Shadow Puppet Performance at Asia Society
There were many highlights during Asia Week in New York — a sublime polychromed wood Lokeshvara from Tibet at John Eskenazi, a rare Sogdian cup at James Lally, a Jakachu painting at JADA, among others, and some interesting lectures — but the star of the week was the performance of a Javanese wayang kulit, or shadow puppet play, at Asia Society arranged by the Director of Performing Arts, Rachel Cooper.
The ensemble was led by the renowned dhalang (puppet master) Ki Purbo Asmoro of East Java, the seventh of his family to follow this ancient profession. The dhalang must be a polymath, as he recites the story, sings in multiple voices according to the character speaking, directs the orchestra and singers by signals with metal strips activated by his foot and a wooden mallet that he raps against a box, inserts improvised comments drawing on current affairs, makes jokes relevant to contemporary events, all the while brandishing the puppets, delicate traceries of stretched and dried water-buffalo hide splendidly painted and gilded and attached to slender stays of buffalo horn. Behind him a lamp throws light on the wayang, whose shadows are then projected on a screen. The performance is usually viewed from the shadow side, adding to the mystery, but this time the entire ensemble was visible to the audience, an entrancing sight where singers and instrument players could be seen in lively participation. Lest the magic of the shadow world be lost, however, a television rendering of the view from the front of the screen was projected at the side of the stage.
The gamelan orchestra comprised members of the Gamelan Kusuma Laras from the Indonesian Consulate General and also the Mayangkara group from Java, whose lead singers brilliantly performed the solos backed up by a choir. The Javanese gamelan ranks with the world’s most beautiful music, and the ensemble performed with great skill and feeling.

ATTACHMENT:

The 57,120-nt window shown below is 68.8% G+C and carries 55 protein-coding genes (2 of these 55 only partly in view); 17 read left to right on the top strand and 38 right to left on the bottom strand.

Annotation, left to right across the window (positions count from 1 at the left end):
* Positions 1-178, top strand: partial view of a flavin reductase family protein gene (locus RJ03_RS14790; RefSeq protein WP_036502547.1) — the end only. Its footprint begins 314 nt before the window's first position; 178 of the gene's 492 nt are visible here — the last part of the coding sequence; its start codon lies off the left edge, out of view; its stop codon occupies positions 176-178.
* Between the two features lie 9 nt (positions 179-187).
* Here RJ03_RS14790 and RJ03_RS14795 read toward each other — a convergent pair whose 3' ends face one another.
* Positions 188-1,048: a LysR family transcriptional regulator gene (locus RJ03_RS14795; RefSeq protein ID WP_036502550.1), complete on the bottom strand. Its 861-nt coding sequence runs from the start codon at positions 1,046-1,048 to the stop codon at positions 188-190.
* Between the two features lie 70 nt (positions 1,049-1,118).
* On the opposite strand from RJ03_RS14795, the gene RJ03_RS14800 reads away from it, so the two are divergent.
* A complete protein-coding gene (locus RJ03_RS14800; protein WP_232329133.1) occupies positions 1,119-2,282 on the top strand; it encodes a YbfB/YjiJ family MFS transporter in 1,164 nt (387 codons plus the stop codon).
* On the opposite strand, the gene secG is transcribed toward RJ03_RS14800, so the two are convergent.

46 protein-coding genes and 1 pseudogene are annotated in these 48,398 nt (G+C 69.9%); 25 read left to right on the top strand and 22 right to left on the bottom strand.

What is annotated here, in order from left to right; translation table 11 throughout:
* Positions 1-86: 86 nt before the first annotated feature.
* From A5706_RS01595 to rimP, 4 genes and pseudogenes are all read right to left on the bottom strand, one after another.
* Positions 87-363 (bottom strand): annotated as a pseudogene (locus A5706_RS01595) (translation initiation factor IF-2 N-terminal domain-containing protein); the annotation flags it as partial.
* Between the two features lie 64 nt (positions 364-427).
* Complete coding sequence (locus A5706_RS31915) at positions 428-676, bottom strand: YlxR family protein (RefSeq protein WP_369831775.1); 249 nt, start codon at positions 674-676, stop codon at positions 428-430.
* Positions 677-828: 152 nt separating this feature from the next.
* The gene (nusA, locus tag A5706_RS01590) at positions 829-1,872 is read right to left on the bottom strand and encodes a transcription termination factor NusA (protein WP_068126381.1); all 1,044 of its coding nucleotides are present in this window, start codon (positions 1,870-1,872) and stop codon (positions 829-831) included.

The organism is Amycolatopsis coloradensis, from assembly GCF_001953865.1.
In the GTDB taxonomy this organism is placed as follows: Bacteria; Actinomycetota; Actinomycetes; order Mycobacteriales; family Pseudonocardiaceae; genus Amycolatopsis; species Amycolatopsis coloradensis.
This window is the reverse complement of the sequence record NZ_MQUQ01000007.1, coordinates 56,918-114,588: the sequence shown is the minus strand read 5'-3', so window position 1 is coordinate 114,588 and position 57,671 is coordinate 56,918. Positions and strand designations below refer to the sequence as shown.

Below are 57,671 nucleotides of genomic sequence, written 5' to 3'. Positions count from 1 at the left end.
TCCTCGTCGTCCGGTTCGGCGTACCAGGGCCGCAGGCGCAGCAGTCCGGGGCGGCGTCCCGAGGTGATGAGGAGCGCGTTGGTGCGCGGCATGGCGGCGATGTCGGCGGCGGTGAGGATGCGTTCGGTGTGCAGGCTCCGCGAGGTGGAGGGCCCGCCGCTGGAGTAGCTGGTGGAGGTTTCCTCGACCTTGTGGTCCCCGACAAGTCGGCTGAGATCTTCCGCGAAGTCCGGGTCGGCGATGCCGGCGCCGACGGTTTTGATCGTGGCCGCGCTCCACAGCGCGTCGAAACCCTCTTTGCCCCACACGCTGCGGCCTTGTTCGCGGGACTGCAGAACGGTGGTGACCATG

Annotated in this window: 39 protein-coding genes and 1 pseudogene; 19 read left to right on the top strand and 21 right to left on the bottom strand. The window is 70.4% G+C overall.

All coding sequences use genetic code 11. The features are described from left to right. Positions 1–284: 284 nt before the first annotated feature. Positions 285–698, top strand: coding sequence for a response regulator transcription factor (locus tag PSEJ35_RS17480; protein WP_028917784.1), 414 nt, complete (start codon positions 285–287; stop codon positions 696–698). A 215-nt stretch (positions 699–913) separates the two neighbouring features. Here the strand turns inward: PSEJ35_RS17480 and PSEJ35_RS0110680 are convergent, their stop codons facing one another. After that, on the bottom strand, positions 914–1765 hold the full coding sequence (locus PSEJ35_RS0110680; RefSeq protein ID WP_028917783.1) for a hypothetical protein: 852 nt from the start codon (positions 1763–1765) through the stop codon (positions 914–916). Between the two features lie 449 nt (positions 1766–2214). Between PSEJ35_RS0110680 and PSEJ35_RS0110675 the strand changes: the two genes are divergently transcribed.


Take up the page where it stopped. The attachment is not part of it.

Traditionally a wayang performance in Indonesia continues all night, with the audience occasionally drifting off to find snacks, taking short naps, reacting to the dhalang’s monologue and his improvisations drawing on contemporary events, sometimes to make political comments, sometimes to amuse. The version at Asia Society was tailored to a Western audience, however, and lasted just three hours. It told the story of Dewa Ruci, where the Pandhawa family’s warrior brother Bima (one of the great heroes of the Mahabharata epic) seeks enlightenment. The enraptured audience was encouraged to stroll around the stage and look behind the screen, and also to applaud any particularly virtuosic feats by Pak Purbo. To make non-speakers of Javanese aware of the plot and dialogue, a simultaneous translation was projected on a screen above the dhalang through the brilliant rapid typing of Kathryn (Kitsie) Emerson, a longtime researcher of gamelan and wayang who has worked with Pak Purbo all over the world. The entire audience was thus able to share in the drama and comedy. The excitement was palpable, the scene effulgent with the glittering forms of the wayang and the colorful gilded instruments, the music and narration lively and varied. The applause when the final scene concluded continued for many wildly enthusiastic minutes. It was pure magic.
Written by Helen Jessup, Founder and President, Friends of Khmer Culture